Mazeh and Widrig note that “Shaffer and Bala (2003) examined the outcome of legal proceedings involving allegation of PV [Partner Violence]. Their findings were that 26% of the allegations were found to be either false or unsubstantiated.” Yoav Mazeh & Martin Widrig, The Rate of False Allegations of Partner Violence, JOURNAL OF FAMILY VIOLENCE 31, no. 8 at 1035-37 (2016). In a more in-depth study of subjects referred from family courts in San Francisco Bay Area counties, 50% of the domestic violence accusations against mothers and 25% against fathers were found to be unsubstantiated.

A national survey conducted by the professional survey firm YouGov found that 8% of respondents representing 20.4 million adults “report being falsely accused of domestic violence, child abuse, sexual assault, or other forms of abuse.” Moreover, 17% of respondents indicated that they have known someone falsely accused of domestic violence in particular.

The scale of such false or trivial accusations is striking because it effectively means that millions of innocent accused can potentially be denied Second Amendment rights, which are rights that research has consistently shown are vital for self-defense.

This presents a genuine dilemma for judges who must make rulings based on sparse evidence that can have drastic ramifications for those who have protective orders issued against them. A study of North Carolina District Court judges who rule on domestic violence protective orders found that 75% “worried that the complaint may be false and in turn place an undue burden on the defendant or that issuing the order poses a serious threat to the livelihood of the defendant.”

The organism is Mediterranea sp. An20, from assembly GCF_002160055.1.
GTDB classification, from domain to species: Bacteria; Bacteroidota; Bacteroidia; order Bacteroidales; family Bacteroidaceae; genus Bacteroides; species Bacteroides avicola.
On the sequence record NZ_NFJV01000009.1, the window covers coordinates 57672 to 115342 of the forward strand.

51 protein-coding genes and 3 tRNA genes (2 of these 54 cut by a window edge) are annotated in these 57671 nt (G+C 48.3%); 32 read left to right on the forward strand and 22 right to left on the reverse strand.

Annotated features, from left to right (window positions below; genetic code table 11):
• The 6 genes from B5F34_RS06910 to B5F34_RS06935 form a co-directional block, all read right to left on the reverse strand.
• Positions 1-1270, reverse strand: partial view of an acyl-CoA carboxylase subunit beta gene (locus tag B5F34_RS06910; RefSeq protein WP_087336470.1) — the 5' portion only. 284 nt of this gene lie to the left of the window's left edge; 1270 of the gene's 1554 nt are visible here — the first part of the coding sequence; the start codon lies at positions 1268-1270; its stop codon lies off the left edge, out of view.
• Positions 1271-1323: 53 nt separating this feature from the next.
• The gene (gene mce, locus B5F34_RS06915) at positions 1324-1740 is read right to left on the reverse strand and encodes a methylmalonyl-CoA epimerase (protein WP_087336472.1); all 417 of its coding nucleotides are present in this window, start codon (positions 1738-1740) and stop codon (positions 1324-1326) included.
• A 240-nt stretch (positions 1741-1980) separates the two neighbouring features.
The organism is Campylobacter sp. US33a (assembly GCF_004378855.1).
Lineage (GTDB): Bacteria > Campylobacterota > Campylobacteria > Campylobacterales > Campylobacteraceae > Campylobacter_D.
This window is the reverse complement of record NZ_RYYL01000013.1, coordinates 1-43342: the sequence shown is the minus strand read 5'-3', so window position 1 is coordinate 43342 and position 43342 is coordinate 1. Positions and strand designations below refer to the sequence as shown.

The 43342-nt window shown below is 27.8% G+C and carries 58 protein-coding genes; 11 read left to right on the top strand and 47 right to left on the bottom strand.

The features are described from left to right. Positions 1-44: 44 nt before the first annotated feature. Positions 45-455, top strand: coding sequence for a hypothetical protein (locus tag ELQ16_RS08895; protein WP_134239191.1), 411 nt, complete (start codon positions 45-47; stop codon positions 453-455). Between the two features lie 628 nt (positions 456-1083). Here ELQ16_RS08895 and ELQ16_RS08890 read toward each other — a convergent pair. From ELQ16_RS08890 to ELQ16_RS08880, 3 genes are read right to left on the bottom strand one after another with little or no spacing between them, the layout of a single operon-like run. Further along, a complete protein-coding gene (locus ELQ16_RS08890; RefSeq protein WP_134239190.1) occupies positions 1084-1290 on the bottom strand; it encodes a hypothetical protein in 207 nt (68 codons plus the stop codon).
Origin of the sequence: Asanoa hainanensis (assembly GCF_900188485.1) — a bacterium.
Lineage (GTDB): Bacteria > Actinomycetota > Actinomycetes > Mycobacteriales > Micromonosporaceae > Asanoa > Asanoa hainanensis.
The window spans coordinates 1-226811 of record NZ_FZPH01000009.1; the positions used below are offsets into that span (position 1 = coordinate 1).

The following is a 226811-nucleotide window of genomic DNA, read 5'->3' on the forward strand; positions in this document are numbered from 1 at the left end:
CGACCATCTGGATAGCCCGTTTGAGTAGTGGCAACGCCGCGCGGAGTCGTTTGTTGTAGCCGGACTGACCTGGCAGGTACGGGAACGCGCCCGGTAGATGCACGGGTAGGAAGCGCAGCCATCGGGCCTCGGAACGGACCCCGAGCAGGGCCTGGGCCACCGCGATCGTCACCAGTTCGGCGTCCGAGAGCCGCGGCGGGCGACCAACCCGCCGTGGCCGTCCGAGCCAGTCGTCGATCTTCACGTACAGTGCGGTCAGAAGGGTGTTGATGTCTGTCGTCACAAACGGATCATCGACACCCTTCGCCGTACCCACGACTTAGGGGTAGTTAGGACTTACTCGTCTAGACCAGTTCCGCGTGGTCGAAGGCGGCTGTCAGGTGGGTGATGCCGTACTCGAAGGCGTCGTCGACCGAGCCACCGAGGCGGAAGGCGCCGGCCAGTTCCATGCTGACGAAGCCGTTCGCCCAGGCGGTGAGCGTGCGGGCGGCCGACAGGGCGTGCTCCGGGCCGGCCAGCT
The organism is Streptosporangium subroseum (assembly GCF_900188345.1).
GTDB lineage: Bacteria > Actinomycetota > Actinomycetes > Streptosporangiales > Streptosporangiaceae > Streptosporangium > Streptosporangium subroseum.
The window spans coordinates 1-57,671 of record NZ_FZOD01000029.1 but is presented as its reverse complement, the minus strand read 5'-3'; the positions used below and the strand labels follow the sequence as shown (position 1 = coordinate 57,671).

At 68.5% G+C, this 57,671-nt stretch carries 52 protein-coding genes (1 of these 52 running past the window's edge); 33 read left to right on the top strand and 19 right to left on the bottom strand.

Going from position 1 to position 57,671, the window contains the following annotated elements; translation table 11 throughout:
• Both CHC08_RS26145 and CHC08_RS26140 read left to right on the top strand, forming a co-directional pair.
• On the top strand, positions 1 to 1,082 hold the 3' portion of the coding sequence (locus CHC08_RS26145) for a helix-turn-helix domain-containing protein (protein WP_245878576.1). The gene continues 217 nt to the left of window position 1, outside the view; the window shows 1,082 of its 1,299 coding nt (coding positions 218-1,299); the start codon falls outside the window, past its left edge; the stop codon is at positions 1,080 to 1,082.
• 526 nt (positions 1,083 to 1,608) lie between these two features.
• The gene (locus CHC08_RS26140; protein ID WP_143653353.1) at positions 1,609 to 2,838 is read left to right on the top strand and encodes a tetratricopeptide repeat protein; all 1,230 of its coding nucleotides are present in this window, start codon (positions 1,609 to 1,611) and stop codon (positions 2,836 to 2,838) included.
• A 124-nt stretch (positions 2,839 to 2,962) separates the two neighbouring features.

If the main consequence of domestic violence protection orders is that the accused must avoid contact with the accuser, a large number of “false positives” may be tolerable from a social cost benefit analysis. But when protective orders deprive the accused of fundamental Second Amendment rights and expropriate property without robust due process, a large number of false positives becomes a much graver concern.


English’s brief goes on to outline alternative ways to prevent domestic abusers from legally accessing a firearm while protecting the Second Amendment rights of lawful gun owners, starting with ensuring a conviction for domestic violence offenses.

I have no problem conceding that § 922(g)(8) was enacted with a laudable goal in mind; protecting domestic violence victims from continued abuse. But as the CCRKBA brief contends, “[t]he problem with § 922(g)(8) and laws like it is that their net effect is to deprive a large class of citizens, many who have been falsely accused, of their fundamental constitutional right to keep and bear arms without due process, jeopardizing their own safety.”

Moreover, the benefits to public safety are estimated to be small in the best case and perhaps nonexistent. Finally, while these laws may pursue a laudable public purpose of disarming genuinely dangerous aggressors, there are ways to effectively pursue this aim while protecting due process and Second Amendment rights.

The Rahimi case isn’t the only topic of my discussion with Gottlieb. We had a wide-ranging conversation touching on other 2A cases, the Court’s reluctance to step in and issue emergency TROs or injunctions against challenged gun laws, and more, so I encourage you to check out the entire interview with SAF’s Alan Gottlieb in the video window below.